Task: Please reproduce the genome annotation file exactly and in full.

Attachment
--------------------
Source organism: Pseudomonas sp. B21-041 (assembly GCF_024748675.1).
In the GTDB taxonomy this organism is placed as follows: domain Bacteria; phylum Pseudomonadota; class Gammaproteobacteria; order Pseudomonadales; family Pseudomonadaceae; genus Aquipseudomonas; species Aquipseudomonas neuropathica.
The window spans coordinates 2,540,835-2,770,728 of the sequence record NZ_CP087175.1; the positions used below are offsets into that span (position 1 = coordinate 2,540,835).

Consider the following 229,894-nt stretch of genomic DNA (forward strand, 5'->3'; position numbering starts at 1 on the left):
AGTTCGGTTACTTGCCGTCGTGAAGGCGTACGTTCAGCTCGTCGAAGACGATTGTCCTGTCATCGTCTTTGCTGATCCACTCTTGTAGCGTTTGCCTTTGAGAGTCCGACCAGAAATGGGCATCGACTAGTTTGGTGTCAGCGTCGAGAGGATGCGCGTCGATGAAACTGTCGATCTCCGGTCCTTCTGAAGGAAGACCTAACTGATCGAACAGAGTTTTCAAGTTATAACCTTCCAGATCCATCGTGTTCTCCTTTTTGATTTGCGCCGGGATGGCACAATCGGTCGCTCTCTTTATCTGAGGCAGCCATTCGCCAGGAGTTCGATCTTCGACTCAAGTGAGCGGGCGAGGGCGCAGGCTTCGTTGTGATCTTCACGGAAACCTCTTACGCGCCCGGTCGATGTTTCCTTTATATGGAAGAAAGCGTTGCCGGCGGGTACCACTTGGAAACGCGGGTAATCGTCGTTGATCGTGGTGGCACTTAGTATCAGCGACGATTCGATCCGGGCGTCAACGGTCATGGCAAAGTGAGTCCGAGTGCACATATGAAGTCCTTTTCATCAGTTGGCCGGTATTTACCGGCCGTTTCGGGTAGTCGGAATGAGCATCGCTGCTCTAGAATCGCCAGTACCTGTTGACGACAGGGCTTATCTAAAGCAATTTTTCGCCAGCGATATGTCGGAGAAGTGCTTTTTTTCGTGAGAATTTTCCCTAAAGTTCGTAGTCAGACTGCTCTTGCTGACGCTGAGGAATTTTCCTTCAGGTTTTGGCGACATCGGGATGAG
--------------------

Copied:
Source organism: Pseudomonas sp. B21-041 (assembly GCF_024748675.1).
In the GTDB taxonomy this organism is placed as follows: domain Bacteria; phylum Pseudomonadota; class Gammaproteobacteria; order Pseudomonadales; family Pseudomonadaceae; genus Aquipseudomonas; species Aquipseudomonas neuropathica.
The window spans coordinates 2,540,835-2,770,728 of the sequence record NZ_CP087175.1; the positions used below are offsets into that span (position 1 = coordinate 2,540,835).

Consider the following 229,894-nt stretch of genomic DNA (forward strand, 5'->3'; position numbering starts at 1 on the left):
AGTTCGGTTACTTGCCGTCGTGAAGGCGTACGTTCAGCTCGTCGAAGACGATTGTCCTGTCATCGTCTTTGCTGATCCACTCTTGTAGCGTTTGCCTTTGAGAGTCCGACCAGAAATGGGCATCGACTAGTTTGGTGTCAGCGTCGAGAGGATGCGCGTCGATGAAACTGTCGATCTCCGGTCCTTCTGAAGGAAGACCTAACTGATCGAACAGAGTTTTCAAGTTATAACCTTCCAGATCCATCGTGTTCTCCTTTTTGATTTGCGCCGGGATGGCACAATCGGTCGCTCTCTTTATCTGAGGCAGCCATTCGCCAGGAGTTCGATCTTCGACTCAAGTGAGCGGGCGAGGGCGCAGGCTTCGTTGTGATCTTCACGGAAACCTCTTACGCGCCCGGTCGATGTTTCCTTTATATGGAAGAAAGCGTTGCCGGCGGGTACCACTTGGAAACGCGGGTAATCGTCGTTGATCGTGGTGGCACTTAGTATCAGCGACGATTCGATCCGGGCGTCAACGGTCATGGCAAAGTGAGTCCGAGTGCACATATGAAGTCCTTTTCATCAGTTGGCCGGTATTTACCGGCCGTTTCGGGTAGTCGGAATGAGCATCGCTGCTCTAGAATCGCCAGTACCTGTTGACGACAGGGCTTATCTAAAGCAATTTTTCGCCAGCGATATGTCGGAGAAGTGCTTTTTTTCGTGAGAATTTTCCCTAAAGTTCGTAGTCAGACTGCTCTTGCTGACGCTGAGGAATTTTCCTTCAGGTTTTGGCGACATCGGGATGAG